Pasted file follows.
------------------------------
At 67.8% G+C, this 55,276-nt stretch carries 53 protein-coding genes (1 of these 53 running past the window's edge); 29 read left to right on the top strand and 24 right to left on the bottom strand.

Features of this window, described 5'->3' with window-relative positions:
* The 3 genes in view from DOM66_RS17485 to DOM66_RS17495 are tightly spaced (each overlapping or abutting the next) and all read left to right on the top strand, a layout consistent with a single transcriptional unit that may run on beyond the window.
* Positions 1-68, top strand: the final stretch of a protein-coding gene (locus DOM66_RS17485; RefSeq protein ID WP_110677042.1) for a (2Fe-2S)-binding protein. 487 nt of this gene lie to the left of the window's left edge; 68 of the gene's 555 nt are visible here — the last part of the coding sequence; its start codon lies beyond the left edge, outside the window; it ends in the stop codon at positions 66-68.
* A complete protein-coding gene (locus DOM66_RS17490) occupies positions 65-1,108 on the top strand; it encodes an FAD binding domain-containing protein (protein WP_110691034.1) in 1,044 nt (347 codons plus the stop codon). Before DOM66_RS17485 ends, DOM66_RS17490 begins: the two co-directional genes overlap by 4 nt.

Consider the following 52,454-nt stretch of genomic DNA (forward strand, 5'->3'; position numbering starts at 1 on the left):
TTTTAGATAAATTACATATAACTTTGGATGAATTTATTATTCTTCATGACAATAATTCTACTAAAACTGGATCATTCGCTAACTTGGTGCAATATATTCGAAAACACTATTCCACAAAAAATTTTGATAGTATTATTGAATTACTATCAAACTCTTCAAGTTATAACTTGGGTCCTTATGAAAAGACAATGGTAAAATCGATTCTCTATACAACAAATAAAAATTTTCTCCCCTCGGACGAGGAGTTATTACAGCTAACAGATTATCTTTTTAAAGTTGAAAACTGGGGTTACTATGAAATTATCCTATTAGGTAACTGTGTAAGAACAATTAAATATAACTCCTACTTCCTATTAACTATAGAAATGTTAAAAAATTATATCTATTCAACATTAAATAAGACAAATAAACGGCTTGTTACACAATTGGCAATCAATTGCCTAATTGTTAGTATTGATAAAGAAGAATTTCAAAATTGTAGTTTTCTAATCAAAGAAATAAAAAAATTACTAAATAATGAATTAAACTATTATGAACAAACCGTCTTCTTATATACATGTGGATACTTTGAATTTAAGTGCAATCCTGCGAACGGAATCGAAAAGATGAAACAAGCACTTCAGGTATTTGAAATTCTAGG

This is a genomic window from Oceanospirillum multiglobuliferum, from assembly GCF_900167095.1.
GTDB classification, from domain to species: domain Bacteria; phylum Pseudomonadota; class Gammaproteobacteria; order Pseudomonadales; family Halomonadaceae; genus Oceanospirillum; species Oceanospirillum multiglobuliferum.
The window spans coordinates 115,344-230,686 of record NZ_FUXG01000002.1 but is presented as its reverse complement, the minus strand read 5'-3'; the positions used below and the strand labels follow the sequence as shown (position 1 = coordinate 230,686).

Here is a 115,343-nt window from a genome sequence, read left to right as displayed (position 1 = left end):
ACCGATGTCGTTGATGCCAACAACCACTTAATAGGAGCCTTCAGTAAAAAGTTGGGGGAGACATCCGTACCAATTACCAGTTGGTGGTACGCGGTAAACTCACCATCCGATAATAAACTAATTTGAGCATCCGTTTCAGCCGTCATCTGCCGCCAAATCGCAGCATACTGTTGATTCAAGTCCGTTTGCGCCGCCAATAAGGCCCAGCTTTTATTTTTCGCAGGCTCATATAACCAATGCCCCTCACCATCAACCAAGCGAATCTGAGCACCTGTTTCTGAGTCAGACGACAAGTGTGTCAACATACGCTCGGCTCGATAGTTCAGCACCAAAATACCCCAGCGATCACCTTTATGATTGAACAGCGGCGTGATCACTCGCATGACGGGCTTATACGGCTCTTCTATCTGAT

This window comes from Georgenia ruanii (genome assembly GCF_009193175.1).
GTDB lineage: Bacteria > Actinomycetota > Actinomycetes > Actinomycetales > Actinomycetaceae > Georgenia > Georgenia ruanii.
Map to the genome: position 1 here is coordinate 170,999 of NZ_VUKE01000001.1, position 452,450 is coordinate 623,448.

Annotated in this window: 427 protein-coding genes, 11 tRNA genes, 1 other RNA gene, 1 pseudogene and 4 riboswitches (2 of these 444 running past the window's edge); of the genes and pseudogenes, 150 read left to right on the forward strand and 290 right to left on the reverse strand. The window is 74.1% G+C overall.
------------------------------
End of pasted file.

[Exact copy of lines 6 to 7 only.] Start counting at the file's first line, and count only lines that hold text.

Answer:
Consider the following 52,454-nt stretch of genomic DNA (forward strand, 5'->3'; position numbering starts at 1 on the left):
TTTTAGATAAATTACATATAACTTTGGATGAATTTATTATTCTTCATGACAATAATTCTACTAAAACTGGATCATTCGCTAACTTGGTGCAATATATTCGAAAACACTATTCCACAAAAAATTTTGATAGTATTATTGAATTACTATCAAACTCTTCAAGTTATAACTTGGGTCCTTATGAAAAGACAATGGTAAAATCGATTCTCTATACAACAAATAAAAATTTTCTCCCCTCGGACGAGGAGTTATTACAGCTAACAGATTATCTTTTTAAAGTTGAAAACTGGGGTTACTATGAAATTATCCTATTAGGTAACTGTGTAAGAACAATTAAATATAACTCCTACTTCCTATTAACTATAGAAATGTTAAAAAATTATATCTATTCAACATTAAATAAGACAAATAAACGGCTTGTTACACAATTGGCAATCAATTGCCTAATTGTTAGTATTGATAAAGAAGAATTTCAAAATTGTAGTTTTCTAATCAAAGAAATAAAAAAATTACTAAATAATGAATTAAACTATTATGAACAAACCGTCTTCTTATATACATGTGGATACTTTGAATTTAAGTGCAATCCTGCGAACGGAATCGAAAAGATGAAACAAGCACTTCAGGTATTTGAAATTCTAGG